Kara Powell's research on youth provides insight into the next generation's needs
Influence: You’ve spent the past decade researching what helps young people develop a faith that “sticks.” What are a couple of the most important findings from that research that leaders need to know?
Kara Powell: A handful of studies done in the last decade indicate that 40 to 50 percent of youth group graduates, including those from Assemblies of God congregations, drift from God and the church after high school. As a mom and a leader, I’m not satisfied with that, and I bet you aren’t either. So Fuller Youth Institute studied over 500 youth group graduates to try to figure out how churches and families could build long-term faith, or what we call “Sticky Faith.”
One of our core Sticky Faith findings relates to the very nature of faith itself. Far too many young people view faith like a jacket — a jacket of external behaviors. Similar to what Dallas Willard called the “gospel of sin management,” youth group graduates end up believing that faith is a checklist of “do’s” and “don’ts” that doesn’t really change them internally. The good news is that Scripture offers a more robust gospel — one that is centered in God’s grace. As we experience God’s grace, we obey not to make God love us more or like us more, but because we are so full of gratitude.
A second core finding is the power of intergenerational relationships. Of 13 different youth group variables we examined, the one most correlated with Sticky Faith was intergenerational relationships and worship. So we are inviting churches of all sizes to figure out how to help young people be embraced by, and feel part of, not just the youth ministry but also the entire congregation.
The response to Sticky Faith led your team to launch a whole new study of young people, this time focusing on the churches that engage them well. Tell us what prompted that study and what you actually researched.
While Sticky Faith focused on individual young people, we realized that real change requires whole church systems to shift. So we spent the past 4 years studying churches that young people love — not just high school students, but also emerging adults up to age 29. This study involved over 250 congregations of all sizes and ethnicities from across the country, including AG churches.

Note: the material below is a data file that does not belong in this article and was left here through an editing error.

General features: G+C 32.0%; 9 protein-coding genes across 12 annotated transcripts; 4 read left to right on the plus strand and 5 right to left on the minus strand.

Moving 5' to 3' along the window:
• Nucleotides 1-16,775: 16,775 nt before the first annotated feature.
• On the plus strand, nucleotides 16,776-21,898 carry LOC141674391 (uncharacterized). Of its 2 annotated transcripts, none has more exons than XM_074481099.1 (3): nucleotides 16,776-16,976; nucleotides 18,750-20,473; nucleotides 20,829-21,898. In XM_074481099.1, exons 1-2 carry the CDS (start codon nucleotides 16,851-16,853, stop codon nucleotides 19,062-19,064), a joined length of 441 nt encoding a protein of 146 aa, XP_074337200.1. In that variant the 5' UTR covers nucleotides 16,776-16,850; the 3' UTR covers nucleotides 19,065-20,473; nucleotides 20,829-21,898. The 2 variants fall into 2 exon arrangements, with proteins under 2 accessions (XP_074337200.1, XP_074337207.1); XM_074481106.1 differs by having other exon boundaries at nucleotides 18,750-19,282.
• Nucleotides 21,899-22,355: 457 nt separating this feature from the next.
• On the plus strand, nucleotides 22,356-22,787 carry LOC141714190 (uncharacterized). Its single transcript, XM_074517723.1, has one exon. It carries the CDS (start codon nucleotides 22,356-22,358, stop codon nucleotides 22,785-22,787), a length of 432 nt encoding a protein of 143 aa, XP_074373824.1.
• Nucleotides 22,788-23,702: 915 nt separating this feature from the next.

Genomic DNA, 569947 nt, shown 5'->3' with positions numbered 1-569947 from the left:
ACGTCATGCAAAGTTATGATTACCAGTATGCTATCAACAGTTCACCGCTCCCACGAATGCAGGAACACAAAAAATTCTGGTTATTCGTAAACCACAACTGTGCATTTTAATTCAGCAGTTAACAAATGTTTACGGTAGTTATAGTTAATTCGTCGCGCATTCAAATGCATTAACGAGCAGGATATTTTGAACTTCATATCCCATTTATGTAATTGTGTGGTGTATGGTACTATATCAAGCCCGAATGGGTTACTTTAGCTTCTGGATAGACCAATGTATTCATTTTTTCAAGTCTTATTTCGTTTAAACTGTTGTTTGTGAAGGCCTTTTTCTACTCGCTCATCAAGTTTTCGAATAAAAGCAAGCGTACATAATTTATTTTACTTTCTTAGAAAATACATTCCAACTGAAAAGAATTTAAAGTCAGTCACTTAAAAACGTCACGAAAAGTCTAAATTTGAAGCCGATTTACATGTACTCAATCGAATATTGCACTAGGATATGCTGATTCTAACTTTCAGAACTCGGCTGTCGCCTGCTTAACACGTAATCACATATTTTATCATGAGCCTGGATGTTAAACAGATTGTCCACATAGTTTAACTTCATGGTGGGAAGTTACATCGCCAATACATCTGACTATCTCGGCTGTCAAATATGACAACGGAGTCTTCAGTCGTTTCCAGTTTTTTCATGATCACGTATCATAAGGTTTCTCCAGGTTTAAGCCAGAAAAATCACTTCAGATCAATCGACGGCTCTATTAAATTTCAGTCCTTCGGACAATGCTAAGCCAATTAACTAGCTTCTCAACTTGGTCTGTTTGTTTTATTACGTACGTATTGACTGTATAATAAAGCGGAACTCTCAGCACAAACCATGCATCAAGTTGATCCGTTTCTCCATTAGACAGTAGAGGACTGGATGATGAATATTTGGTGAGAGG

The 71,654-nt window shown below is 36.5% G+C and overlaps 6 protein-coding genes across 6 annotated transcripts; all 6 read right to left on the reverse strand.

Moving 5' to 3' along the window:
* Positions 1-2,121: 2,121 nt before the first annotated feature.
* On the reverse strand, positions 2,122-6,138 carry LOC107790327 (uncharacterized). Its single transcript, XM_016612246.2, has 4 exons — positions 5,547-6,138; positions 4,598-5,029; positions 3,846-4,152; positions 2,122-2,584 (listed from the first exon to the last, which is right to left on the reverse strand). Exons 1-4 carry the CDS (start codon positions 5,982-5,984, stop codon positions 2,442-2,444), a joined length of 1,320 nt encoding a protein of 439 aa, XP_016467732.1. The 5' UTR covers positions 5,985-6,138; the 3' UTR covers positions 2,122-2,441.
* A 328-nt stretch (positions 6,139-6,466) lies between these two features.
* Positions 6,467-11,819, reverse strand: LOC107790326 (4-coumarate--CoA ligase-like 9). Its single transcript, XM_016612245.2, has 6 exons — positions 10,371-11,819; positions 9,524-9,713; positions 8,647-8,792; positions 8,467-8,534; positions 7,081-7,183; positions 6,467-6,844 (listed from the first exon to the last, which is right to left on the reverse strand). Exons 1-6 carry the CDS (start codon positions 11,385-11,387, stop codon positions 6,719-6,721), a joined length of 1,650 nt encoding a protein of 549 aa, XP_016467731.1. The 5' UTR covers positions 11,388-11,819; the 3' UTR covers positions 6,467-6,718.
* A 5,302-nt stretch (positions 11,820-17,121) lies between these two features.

Key to the success of these churches that are growing young is their commitment to prioritize young people. More than just rhetoric that young people are “our future,” these churches recognize that young people play a vital, load-bearing role in the present also. And as these congregations focus on young people, the entire church is filled with new energy and vitality. All generations benefit.
As these congregations focus on young people, the entire church is filled with new energy and vitality. All generations benefit.
We keep hearing that young people are leaving the church and Christianity in droves. Is it true? If so, what can be done about it?
Yes and no. The reality is that no major church tradition in the U.S. is growing domestically — except for the Assemblies of God — and all traditions are aging. But the great news is that there are “bright spots,” churches that are reversing this trend. By studying these churches growing young, we identified six commitments of churches that really seem to make a difference with young people. Any church can become more effective with young people by implementing these commitments.
That sounds like great news. Can you share one of those commitments with us?
All too often we believe the myth that a church that reaches young people has a certain “hip factor.” The good news is that’s not what our research indicates. Instead, we found that “warm is the new cool.” The relational tone of churches is so important that we labeled one of our six core commitments as “warm community.” Churches of all sizes that foster warmth end up being magnets for young people.
What’s one practical step a leader can take this week to help grow their church young?
Talk to a young person! Set up a meeting over coffee to listen to their hopes, dreams and concerns about their life in general, as well as your church specifically. The more we spend time with young people, not only will we get a front row seat to the way Jesus is transforming them, but we are also transformed in the process.
Kara Powell is executive director of the Fuller Youth Institute (FYI) and author of the upcoming title, Growing Young: Six Essential Strategies to Help Young People Discover and Love Your Church. You can find more information on ChurchesGrowingYoung.org.